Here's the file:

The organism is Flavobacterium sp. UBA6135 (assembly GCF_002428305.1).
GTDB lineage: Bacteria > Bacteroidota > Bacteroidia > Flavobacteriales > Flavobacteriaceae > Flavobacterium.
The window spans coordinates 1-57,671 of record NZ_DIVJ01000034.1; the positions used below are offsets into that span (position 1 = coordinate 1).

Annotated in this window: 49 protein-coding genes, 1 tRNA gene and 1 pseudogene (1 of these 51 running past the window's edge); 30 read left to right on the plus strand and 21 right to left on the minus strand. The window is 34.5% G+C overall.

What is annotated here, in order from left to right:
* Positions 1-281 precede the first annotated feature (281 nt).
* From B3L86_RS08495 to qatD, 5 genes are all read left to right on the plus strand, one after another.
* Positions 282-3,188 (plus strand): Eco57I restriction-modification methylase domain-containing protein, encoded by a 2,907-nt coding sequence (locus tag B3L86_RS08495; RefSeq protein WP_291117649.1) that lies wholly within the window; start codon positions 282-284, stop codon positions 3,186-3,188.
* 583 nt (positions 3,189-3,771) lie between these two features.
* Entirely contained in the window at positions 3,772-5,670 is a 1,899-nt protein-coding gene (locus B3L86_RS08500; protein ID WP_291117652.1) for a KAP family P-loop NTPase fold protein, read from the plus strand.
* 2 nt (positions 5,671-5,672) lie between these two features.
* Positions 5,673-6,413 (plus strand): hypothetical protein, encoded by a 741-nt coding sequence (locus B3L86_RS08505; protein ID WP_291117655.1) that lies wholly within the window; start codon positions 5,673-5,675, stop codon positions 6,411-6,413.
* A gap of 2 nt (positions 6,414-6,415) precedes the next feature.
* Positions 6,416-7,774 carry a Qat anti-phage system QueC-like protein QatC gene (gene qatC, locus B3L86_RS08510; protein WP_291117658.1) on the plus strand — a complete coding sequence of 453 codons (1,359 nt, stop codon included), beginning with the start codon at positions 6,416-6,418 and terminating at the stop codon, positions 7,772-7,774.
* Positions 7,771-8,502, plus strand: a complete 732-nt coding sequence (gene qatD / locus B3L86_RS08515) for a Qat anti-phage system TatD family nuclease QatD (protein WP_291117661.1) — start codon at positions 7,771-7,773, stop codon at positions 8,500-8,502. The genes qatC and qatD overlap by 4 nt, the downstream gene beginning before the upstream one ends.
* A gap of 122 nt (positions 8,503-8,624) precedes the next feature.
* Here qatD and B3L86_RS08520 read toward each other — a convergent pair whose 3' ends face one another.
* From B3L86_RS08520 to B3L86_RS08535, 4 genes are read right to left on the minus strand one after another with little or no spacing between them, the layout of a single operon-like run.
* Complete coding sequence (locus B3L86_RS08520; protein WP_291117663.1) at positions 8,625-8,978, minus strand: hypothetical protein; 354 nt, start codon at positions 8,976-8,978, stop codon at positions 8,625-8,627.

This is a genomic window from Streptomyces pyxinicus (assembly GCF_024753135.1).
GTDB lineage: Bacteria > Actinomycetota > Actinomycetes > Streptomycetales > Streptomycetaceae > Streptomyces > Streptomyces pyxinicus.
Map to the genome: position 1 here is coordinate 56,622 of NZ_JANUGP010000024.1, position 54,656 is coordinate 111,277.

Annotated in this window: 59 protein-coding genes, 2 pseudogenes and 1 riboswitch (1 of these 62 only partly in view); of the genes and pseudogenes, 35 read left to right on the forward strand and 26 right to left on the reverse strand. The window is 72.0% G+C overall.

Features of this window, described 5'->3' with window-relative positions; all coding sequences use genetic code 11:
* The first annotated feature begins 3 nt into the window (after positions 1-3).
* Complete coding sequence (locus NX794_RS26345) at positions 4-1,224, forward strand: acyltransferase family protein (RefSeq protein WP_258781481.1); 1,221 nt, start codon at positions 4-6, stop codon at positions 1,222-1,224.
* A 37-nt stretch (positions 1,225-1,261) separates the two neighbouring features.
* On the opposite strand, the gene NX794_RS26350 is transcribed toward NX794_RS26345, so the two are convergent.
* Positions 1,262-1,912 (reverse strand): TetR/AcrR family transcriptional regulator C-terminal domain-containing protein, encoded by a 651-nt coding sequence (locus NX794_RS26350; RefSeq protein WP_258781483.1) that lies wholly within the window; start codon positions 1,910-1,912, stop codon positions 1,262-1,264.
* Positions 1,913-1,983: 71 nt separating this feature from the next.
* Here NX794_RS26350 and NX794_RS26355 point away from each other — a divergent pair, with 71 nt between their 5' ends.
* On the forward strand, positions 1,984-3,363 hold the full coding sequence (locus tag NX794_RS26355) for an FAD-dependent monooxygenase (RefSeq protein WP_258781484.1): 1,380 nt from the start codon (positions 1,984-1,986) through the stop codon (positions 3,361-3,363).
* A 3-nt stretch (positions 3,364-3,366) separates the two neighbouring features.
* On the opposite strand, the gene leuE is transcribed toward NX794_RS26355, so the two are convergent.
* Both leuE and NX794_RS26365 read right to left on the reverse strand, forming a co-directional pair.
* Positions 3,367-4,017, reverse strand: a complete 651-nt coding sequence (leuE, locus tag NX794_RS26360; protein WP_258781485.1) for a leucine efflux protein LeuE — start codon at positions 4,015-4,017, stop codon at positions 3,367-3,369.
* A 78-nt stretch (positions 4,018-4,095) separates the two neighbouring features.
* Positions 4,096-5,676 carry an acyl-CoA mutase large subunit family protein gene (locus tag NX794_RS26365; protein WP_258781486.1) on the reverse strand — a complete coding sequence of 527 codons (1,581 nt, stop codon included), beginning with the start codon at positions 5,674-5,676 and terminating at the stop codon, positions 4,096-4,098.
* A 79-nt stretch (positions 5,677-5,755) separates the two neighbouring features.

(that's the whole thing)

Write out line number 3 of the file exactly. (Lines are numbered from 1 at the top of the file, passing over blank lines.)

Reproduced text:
The window spans coordinates 1-57,671 of record NZ_DIVJ01000034.1; the positions used below are offsets into that span (position 1 = coordinate 1).